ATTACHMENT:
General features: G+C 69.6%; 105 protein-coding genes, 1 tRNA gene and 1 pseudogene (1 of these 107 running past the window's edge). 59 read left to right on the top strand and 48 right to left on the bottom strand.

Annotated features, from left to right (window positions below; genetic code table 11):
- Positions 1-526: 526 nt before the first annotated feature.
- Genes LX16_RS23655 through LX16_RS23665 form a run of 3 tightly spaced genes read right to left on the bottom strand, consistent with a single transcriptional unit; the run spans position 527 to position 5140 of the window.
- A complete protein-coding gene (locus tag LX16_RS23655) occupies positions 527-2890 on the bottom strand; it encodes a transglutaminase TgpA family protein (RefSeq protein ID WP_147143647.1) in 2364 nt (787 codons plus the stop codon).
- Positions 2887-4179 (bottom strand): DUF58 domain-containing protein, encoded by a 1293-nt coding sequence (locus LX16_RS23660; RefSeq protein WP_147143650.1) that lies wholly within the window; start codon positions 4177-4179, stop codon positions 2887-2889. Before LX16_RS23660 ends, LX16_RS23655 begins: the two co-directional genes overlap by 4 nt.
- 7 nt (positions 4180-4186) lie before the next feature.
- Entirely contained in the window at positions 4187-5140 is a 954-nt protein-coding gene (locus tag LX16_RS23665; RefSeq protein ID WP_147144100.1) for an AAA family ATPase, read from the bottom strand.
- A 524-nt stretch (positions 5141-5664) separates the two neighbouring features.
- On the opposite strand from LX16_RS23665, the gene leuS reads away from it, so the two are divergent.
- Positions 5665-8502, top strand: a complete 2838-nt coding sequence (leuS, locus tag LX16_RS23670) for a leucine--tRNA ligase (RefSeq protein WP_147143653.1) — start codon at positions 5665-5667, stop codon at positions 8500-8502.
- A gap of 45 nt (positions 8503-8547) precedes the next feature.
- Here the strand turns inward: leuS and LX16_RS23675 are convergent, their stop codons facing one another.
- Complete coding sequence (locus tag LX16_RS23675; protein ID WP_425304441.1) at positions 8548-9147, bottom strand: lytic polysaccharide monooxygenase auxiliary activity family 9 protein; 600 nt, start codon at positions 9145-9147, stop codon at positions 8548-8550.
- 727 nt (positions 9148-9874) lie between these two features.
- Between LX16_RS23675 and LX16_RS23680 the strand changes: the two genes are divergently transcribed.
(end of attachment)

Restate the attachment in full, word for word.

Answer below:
General features: G+C 69.6%; 105 protein-coding genes, 1 tRNA gene and 1 pseudogene (1 of these 107 running past the window's edge). 59 read left to right on the top strand and 48 right to left on the bottom strand.

Annotated features, from left to right (window positions below; genetic code table 11):
- Positions 1-526: 526 nt before the first annotated feature.
- Genes LX16_RS23655 through LX16_RS23665 form a run of 3 tightly spaced genes read right to left on the bottom strand, consistent with a single transcriptional unit; the run spans position 527 to position 5140 of the window.
- A complete protein-coding gene (locus tag LX16_RS23655) occupies positions 527-2890 on the bottom strand; it encodes a transglutaminase TgpA family protein (RefSeq protein ID WP_147143647.1) in 2364 nt (787 codons plus the stop codon).
- Positions 2887-4179 (bottom strand): DUF58 domain-containing protein, encoded by a 1293-nt coding sequence (locus LX16_RS23660; RefSeq protein WP_147143650.1) that lies wholly within the window; start codon positions 4177-4179, stop codon positions 2887-2889. Before LX16_RS23660 ends, LX16_RS23655 begins: the two co-directional genes overlap by 4 nt.
- 7 nt (positions 4180-4186) lie before the next feature.
- Entirely contained in the window at positions 4187-5140 is a 954-nt protein-coding gene (locus tag LX16_RS23665; RefSeq protein ID WP_147144100.1) for an AAA family ATPase, read from the bottom strand.
- A 524-nt stretch (positions 5141-5664) separates the two neighbouring features.
- On the opposite strand from LX16_RS23665, the gene leuS reads away from it, so the two are divergent.
- Positions 5665-8502, top strand: a complete 2838-nt coding sequence (leuS, locus tag LX16_RS23670) for a leucine--tRNA ligase (RefSeq protein WP_147143653.1) — start codon at positions 5665-5667, stop codon at positions 8500-8502.
- A gap of 45 nt (positions 8503-8547) precedes the next feature.
- Here the strand turns inward: leuS and LX16_RS23675 are convergent, their stop codons facing one another.
- Complete coding sequence (locus tag LX16_RS23675; protein ID WP_425304441.1) at positions 8548-9147, bottom strand: lytic polysaccharide monooxygenase auxiliary activity family 9 protein; 600 nt, start codon at positions 9145-9147, stop codon at positions 8548-8550.
- 727 nt (positions 9148-9874) lie between these two features.
- Between LX16_RS23675 and LX16_RS23680 the strand changes: the two genes are divergently transcribed.